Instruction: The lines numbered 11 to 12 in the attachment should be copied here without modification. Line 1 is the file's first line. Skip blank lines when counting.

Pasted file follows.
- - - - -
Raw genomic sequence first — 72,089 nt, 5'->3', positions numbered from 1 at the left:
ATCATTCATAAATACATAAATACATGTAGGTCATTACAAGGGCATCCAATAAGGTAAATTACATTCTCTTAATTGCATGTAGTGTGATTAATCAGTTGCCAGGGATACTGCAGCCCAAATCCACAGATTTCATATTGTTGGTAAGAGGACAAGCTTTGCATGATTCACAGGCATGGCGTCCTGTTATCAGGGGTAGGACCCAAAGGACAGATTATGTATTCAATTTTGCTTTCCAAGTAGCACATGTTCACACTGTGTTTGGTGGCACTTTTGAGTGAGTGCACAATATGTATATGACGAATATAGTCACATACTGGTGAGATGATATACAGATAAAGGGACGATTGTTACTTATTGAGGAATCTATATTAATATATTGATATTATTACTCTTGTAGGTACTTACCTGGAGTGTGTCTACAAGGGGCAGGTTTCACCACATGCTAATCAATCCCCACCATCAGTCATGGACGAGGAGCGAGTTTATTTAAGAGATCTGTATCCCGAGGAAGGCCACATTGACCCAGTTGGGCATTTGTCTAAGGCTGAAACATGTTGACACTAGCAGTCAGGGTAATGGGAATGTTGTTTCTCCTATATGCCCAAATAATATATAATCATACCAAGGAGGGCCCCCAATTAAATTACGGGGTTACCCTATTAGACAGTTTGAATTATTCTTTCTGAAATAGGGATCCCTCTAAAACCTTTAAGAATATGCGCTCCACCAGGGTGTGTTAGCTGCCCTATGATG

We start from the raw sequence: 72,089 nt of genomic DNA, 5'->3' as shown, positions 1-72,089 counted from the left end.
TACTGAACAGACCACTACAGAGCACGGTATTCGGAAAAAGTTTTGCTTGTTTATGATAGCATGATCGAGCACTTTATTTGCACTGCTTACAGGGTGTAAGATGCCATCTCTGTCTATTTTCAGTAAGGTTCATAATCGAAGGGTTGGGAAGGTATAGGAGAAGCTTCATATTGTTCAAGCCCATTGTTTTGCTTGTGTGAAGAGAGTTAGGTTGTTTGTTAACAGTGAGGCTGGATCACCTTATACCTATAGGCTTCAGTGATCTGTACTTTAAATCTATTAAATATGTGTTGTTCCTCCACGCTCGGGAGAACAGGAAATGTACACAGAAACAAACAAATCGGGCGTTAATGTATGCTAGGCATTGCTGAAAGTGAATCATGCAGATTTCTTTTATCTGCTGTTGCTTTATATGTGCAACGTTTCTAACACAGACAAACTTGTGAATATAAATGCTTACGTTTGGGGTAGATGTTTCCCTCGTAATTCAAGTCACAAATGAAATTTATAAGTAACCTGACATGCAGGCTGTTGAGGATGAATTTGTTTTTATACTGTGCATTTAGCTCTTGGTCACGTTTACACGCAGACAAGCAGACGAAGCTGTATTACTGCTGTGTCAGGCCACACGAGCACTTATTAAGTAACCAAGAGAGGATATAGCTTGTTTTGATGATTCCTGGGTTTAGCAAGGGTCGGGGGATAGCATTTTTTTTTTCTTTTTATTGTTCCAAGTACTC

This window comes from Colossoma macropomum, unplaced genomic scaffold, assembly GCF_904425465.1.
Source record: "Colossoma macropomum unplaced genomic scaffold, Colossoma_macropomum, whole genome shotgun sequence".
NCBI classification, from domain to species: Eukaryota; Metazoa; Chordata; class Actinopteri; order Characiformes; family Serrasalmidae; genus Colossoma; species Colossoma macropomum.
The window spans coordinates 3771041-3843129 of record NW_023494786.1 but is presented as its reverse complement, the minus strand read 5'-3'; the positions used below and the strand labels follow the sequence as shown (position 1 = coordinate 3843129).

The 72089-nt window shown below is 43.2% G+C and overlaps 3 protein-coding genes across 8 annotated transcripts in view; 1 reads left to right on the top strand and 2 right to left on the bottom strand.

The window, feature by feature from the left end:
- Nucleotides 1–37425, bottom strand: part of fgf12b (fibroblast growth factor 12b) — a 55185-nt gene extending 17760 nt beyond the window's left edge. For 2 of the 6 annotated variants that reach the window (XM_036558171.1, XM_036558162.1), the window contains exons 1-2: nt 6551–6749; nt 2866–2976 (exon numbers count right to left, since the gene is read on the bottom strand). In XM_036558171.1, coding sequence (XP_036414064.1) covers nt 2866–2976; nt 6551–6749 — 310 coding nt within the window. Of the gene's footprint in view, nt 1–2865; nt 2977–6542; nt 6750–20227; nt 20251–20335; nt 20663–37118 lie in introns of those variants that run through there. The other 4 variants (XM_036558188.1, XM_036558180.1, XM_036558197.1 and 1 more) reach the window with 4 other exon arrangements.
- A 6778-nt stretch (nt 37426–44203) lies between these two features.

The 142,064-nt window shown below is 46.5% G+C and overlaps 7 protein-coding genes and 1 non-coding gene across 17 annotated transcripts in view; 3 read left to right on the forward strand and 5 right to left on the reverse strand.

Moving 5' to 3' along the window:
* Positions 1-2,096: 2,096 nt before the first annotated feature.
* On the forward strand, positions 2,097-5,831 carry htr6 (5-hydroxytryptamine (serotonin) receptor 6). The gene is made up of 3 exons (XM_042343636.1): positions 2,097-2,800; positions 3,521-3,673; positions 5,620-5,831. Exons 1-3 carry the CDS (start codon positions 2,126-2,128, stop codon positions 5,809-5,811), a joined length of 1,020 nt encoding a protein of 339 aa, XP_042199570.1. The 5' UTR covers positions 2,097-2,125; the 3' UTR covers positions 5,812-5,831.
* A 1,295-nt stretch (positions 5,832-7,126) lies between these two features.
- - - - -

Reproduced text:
- Nucleotides 1–37425, bottom strand: part of fgf12b (fibroblast growth factor 12b) — a 55185-nt gene extending 17760 nt beyond the window's left edge. For 2 of the 6 annotated variants that reach the window (XM_036558171.1, XM_036558162.1), the window contains exons 1-2: nt 6551–6749; nt 2866–2976 (exon numbers count right to left, since the gene is read on the bottom strand). In XM_036558171.1, coding sequence (XP_036414064.1) covers nt 2866–2976; nt 6551–6749 — 310 coding nt within the window. Of the gene's footprint in view, nt 1–2865; nt 2977–6542; nt 6750–20227; nt 20251–20335; nt 20663–37118 lie in introns of those variants that run through there. The other 4 variants (XM_036558188.1, XM_036558180.1, XM_036558197.1 and 1 more) reach the window with 4 other exon arrangements.
- A 6778-nt stretch (nt 37426–44203) lies between these two features.